LCB: No--actually, that's interesting. I guess I do think people have secrets--a facade they put forth. Everybody has hidden griefs that they have learned to live around. For instance, Booner's abuse: It's not something he ever dealt with, but it's there, and it drives him. His inability to love fully, his anger, his need come from a stunted place inside him. And Priscilla, on the outside, looks like a very successful, polished woman. And yet she's gotten herself into a relationship in which she'll never get what she needs; she'll never be the central person in that man's life. And that's a private compromise she's made. And Mandy's mother had a dream of a family and a life that she was going to be living, and reality fell far short of her dream. And that is a lot of what motivates her behavior.

DS: The possibility of terminating an unwanted pregnancy is in many ways at the heart of the novel. Did you know it was going to be such a big part of the story when you started out? The abortion scene is particularly vivid. Was that a difficult part of the novel to write?

LCB: I did sort of know that it was going to end that way. I went to high school upstate New York, and I can't tell you how many girls dropped out and had babies. And it seemed to me such a tragedy. And abortions, at least where I lived, weren't common. They were private and shameful. And yet these young girls having babies was somehow far less of a stigma. So to me, it seemed that Mandy's getting an abortion--although that is a very hard and difficult choice to make--offered her a great deal of perspective. Sometimes when you have a loss there are positive aspects. One, an acknowledgment of your own strength. Two, a hard-won maturity. And a sense of self, and perhaps a larger compassion for others. And that was what I was hoping for, for Mandy.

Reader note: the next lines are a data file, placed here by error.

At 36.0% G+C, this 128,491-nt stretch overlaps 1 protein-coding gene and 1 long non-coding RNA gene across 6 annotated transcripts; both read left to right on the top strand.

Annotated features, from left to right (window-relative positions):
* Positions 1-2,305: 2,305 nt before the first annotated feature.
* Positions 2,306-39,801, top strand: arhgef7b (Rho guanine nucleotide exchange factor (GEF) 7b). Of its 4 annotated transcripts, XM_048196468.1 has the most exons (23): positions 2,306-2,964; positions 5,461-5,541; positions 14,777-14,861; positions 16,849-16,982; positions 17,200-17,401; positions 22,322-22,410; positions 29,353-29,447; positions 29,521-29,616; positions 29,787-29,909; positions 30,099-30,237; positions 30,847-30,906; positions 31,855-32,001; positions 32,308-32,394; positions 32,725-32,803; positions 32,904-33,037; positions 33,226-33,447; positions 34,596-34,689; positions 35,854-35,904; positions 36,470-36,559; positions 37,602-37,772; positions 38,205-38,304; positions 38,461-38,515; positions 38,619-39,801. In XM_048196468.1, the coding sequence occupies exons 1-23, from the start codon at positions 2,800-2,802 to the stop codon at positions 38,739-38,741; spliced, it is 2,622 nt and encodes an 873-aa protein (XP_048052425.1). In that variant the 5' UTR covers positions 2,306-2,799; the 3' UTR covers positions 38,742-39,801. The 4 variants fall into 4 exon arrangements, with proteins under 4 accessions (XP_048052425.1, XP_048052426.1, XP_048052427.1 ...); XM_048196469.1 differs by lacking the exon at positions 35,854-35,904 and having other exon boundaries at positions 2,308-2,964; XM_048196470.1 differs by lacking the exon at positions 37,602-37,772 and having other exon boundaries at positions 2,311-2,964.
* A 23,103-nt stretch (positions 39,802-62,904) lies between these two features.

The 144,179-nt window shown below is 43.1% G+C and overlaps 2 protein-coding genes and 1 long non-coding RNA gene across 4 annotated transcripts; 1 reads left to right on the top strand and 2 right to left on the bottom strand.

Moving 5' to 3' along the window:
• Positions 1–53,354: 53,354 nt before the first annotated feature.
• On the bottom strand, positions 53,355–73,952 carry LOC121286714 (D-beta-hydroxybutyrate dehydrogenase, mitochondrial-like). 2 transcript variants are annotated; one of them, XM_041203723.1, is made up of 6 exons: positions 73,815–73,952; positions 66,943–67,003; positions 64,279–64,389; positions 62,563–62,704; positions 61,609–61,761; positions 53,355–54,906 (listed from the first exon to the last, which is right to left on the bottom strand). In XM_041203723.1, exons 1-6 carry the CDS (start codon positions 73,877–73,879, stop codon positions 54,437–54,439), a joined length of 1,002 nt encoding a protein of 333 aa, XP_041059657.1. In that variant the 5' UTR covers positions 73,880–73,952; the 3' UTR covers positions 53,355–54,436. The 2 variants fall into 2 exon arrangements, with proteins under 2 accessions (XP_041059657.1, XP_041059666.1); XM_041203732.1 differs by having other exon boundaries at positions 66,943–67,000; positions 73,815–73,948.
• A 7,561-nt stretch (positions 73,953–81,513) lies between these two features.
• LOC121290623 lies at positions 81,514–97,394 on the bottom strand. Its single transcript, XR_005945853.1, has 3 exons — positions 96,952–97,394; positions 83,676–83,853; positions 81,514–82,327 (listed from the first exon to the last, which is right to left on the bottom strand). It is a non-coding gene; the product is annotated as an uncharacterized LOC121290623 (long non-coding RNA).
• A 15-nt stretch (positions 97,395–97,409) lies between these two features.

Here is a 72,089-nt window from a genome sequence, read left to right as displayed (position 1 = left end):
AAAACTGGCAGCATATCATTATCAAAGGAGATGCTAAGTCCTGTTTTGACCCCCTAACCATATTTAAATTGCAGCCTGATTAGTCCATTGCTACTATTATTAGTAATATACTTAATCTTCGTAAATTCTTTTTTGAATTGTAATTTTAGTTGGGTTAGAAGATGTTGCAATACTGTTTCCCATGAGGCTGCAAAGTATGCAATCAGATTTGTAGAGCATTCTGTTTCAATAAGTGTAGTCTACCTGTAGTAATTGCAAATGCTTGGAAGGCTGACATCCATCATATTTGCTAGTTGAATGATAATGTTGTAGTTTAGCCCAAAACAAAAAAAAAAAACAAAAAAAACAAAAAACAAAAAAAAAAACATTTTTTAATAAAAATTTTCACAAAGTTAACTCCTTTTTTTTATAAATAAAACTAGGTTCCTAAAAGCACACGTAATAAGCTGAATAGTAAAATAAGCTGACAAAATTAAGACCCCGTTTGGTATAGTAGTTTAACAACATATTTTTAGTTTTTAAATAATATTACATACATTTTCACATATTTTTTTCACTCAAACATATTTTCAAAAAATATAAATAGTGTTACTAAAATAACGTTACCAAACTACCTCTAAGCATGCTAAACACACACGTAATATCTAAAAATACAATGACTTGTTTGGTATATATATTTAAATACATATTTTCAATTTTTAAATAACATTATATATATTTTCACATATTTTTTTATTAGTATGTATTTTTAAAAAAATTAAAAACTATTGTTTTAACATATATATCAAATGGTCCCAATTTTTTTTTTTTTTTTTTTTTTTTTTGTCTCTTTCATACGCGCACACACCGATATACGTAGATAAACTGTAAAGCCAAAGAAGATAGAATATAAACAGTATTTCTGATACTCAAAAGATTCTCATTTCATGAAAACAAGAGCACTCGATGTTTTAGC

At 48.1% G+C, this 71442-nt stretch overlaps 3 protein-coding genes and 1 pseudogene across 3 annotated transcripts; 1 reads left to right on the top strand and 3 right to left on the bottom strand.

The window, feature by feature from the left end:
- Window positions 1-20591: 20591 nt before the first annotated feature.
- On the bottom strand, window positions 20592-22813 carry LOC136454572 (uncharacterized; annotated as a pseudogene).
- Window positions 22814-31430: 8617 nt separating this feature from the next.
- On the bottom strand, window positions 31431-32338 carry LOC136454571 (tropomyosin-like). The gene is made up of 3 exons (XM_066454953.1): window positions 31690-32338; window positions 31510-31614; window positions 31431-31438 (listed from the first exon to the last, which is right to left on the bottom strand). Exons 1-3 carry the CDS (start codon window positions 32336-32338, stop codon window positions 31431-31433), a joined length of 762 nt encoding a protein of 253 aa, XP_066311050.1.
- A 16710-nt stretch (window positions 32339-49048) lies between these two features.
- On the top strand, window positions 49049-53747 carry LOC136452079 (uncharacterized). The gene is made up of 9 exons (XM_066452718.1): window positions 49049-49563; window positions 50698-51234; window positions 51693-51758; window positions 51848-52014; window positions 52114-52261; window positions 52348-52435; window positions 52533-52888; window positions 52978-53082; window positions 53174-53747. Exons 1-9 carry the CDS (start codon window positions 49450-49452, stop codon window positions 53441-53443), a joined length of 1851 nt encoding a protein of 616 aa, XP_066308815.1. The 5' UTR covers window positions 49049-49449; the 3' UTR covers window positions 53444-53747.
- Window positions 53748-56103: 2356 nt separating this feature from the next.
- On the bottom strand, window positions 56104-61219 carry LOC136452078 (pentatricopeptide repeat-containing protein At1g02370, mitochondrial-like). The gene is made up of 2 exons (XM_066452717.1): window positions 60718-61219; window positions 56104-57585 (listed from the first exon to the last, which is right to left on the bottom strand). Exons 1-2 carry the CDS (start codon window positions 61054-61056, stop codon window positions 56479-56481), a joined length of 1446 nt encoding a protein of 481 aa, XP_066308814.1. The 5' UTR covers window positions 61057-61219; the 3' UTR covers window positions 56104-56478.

DS: So that must mean that you have a less hopeful prognosis for Tracy, Mandy's high school friend who did, in fact, drop out and have a child?

LCB: Well, I don't know if the prognosis is less hopeful, but I do think it would take Tracy a longer time to get back to herself. When Mandy discovers she's pregnant, she thinks of Tracy and the closeness and love Tracy has with her toddler son. And Mandy envies that closeness, she wants that. On the other hand, Tracy's youth ended abruptly when she had her son, and the wild side that she once had doesn't just vanish. It goes underground. Tracy's life is going to be more limited because of her choice, and her son's life may be affected, too.

DS: Mandy's other friend in the book, Barb, is a sharp contrast to Tracy.